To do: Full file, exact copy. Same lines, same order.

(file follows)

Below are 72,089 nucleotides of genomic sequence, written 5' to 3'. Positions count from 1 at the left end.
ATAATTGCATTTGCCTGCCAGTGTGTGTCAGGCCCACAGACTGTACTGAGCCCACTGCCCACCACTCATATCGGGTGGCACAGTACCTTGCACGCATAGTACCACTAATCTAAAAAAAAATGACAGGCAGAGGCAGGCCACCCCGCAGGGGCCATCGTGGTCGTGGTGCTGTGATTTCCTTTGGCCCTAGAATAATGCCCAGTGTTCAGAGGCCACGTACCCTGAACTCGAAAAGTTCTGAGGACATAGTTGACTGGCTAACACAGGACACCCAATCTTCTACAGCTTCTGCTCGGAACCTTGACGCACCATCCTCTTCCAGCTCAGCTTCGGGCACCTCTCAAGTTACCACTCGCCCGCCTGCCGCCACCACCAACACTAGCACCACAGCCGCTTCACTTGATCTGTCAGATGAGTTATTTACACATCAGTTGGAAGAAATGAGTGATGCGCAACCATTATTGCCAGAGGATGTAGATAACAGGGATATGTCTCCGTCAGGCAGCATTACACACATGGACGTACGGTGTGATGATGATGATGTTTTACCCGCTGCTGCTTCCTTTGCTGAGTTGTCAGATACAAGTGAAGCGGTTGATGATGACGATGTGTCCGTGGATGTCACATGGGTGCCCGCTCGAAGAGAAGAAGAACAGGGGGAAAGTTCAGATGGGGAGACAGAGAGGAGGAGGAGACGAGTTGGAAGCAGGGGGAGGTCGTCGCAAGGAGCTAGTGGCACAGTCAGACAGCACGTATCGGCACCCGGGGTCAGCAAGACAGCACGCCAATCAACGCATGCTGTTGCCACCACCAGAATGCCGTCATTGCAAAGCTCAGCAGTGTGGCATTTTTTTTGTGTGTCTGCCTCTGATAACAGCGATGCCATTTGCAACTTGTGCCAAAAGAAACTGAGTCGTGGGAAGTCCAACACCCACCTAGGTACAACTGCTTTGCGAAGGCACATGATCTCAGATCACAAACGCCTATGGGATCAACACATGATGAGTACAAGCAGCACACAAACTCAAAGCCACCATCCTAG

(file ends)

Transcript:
Below are 72,089 nucleotides of genomic sequence, written 5' to 3'. Positions count from 1 at the left end.
ATAATTGCATTTGCCTGCCAGTGTGTGTCAGGCCCACAGACTGTACTGAGCCCACTGCCCACCACTCATATCGGGTGGCACAGTACCTTGCACGCATAGTACCACTAATCTAAAAAAAAATGACAGGCAGAGGCAGGCCACCCCGCAGGGGCCATCGTGGTCGTGGTGCTGTGATTTCCTTTGGCCCTAGAATAATGCCCAGTGTTCAGAGGCCACGTACCCTGAACTCGAAAAGTTCTGAGGACATAGTTGACTGGCTAACACAGGACACCCAATCTTCTACAGCTTCTGCTCGGAACCTTGACGCACCATCCTCTTCCAGCTCAGCTTCGGGCACCTCTCAAGTTACCACTCGCCCGCCTGCCGCCACCACCAACACTAGCACCACAGCCGCTTCACTTGATCTGTCAGATGAGTTATTTACACATCAGTTGGAAGAAATGAGTGATGCGCAACCATTATTGCCAGAGGATGTAGATAACAGGGATATGTCTCCGTCAGGCAGCATTACACACATGGACGTACGGTGTGATGATGATGATGTTTTACCCGCTGCTGCTTCCTTTGCTGAGTTGTCAGATACAAGTGAAGCGGTTGATGATGACGATGTGTCCGTGGATGTCACATGGGTGCCCGCTCGAAGAGAAGAAGAACAGGGGGAAAGTTCAGATGGGGAGACAGAGAGGAGGAGGAGACGAGTTGGAAGCAGGGGGAGGTCGTCGCAAGGAGCTAGTGGCACAGTCAGACAGCACGTATCGGCACCCGGGGTCAGCAAGACAGCACGCCAATCAACGCATGCTGTTGCCACCACCAGAATGCCGTCATTGCAAAGCTCAGCAGTGTGGCATTTTTTTTGTGTGTCTGCCTCTGATAACAGCGATGCCATTTGCAACTTGTGCCAAAAGAAACTGAGTCGTGGGAAGTCCAACACCCACCTAGGTACAACTGCTTTGCGAAGGCACATGATCTCAGATCACAAACGCCTATGGGATCAACACATGATGAGTACAAGCAGCACACAAACTCAAAGCCACCATCCTAG